Welsh students unable to rejoin Erasmus scheme after Brexit decision
They can only participate if the ‘whole’ of the UK agrees to join
As part of the Brexit deal, the UK government has decided to discontinue with the EU’s Erasmus scheme. Although Welsh and Scottish governments made attempts to remain in the scheme, EU Commission President Ursula von der Leyen said Wales and Scotland can only be a part only if the “whole” of the UK agrees to join back.
In a letter to a Member of European Parliament (MEP), Ms von der Leyen said: “The EU offered the United Kingdom full association to the Erasmus programme in exchange for the standard financial contribution from third countries participating in union programmes”
“Following a year of constructive negotiations with the UK government, the decision was made in London not to pursue UK association to Erasmus”.
She continued: “As one constituent nation of the UK, association to Erasmus is not possible… separately”. The EU Commission President stated that the only chance for the UK to re-join the programme is “as a whole, or not at all.”
German politician Terry Reintke expressed her disappointment on Twitter, but promised to “explore how Scotland and Wales could stay in Erasmus+.”
This answer is not what we had hoped for.
But: We will continue to explore how Scotland and Wales could stay in Erasmus+.
Next step: Organise a debate on this in the European Parliament.
— Terry Reintke (@TerryReintke) February 15, 2021
Earlier this month First Minister Mark Drakeford accused the UK government of a “small minded approach” for the withdrawal of the Erasmus scheme. He said Erasmus is “one of the jewels of the European Union.”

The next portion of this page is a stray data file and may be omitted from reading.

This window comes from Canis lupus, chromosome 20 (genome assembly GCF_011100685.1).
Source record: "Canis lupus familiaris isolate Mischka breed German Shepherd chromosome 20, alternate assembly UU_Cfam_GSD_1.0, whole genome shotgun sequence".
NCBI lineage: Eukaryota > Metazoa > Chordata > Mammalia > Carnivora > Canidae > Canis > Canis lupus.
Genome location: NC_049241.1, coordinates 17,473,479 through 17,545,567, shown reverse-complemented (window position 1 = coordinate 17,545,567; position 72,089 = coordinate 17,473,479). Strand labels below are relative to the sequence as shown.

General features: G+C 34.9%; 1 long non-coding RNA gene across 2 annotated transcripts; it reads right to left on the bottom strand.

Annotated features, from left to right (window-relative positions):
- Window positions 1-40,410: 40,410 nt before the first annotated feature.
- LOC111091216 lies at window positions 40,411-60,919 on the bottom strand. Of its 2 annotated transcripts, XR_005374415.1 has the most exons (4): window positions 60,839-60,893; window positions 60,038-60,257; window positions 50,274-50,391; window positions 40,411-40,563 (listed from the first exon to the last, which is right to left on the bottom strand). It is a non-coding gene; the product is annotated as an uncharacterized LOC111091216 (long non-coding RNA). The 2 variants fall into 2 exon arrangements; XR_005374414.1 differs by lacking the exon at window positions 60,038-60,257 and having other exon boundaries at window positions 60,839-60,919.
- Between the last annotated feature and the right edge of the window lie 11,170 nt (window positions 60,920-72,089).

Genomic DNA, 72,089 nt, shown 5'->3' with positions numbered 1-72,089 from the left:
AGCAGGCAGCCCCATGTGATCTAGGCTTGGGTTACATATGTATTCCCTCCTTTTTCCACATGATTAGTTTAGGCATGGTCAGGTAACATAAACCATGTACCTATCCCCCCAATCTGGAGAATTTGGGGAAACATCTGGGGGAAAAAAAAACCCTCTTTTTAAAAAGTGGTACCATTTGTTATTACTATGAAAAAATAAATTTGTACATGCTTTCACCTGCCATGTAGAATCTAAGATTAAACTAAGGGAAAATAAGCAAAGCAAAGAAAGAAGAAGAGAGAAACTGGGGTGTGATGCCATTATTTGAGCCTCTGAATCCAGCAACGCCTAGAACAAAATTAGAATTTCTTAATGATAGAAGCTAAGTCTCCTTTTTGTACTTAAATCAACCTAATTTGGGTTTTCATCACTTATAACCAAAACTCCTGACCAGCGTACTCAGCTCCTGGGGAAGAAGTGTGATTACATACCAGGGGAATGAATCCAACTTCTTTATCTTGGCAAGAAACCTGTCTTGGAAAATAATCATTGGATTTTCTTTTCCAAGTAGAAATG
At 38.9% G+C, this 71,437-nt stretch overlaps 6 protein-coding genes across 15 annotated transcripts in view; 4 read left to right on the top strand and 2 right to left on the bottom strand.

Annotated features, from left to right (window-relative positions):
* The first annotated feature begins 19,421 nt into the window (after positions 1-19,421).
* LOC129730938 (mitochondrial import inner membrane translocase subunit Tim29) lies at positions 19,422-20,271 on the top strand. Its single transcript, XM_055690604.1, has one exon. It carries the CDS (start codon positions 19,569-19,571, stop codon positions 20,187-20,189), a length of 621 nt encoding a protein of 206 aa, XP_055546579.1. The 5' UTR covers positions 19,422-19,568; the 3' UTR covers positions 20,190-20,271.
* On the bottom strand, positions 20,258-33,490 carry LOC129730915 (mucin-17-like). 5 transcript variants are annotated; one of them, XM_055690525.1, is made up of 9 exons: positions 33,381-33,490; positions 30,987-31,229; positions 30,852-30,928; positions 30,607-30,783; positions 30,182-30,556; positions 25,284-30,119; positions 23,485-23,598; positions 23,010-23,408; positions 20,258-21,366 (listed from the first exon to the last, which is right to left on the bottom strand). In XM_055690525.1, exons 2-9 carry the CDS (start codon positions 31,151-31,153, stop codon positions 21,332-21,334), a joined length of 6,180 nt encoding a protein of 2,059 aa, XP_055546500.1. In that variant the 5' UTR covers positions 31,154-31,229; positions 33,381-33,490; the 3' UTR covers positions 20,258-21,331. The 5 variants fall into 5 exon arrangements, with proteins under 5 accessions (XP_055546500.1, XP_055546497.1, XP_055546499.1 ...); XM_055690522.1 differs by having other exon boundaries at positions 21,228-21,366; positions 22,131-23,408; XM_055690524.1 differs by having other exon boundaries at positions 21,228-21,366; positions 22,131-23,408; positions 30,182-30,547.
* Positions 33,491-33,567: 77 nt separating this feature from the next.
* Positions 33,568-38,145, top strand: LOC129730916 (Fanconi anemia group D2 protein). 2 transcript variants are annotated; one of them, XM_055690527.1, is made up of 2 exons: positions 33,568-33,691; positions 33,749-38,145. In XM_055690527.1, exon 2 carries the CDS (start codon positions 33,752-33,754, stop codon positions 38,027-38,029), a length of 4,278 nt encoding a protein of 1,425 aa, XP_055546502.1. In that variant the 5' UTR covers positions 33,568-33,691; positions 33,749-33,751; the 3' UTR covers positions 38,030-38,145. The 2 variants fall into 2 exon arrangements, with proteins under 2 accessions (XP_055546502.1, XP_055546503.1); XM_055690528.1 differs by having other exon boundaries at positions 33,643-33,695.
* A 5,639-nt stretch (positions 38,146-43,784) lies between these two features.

Although Wales and Scotland have been forced to discontinue, an agreement between the Irish government and the EU has allowed Northern Irish students to continue with the Erasmus programme.
And, sadly, the EU has confirmed that students from Scotland & Wales cannot access funding, study, research and volunteering opportunities via the Erasmus+ programme. 'Brexit means Brexit' – and its killing opportunity & aspiration. https://t.co/9SN3jEYS8r
— Simon Reynolds (@Wintonfellow) February 18, 2021
In a counter measure, the UK government announced an initial £110m investment in its worldwide replacement – the Turing scheme.
Welsh Secretary Simon Hart said: “The Turing scheme will give students in Wales the support and opportunity to study and work abroad, no matter their background, by boosting access to student exchanges across the globe.”
To open doors to collaborations with international universities, on Monday 22nd February 2021 Cardiff University announced two tuition free international summer schools with the University of Gothenburg and TBS Business School.
The courses offered are four week virtual programmes running in June and July of this year.
For more details on the courses, students can contact the Global Opportunities team on the university.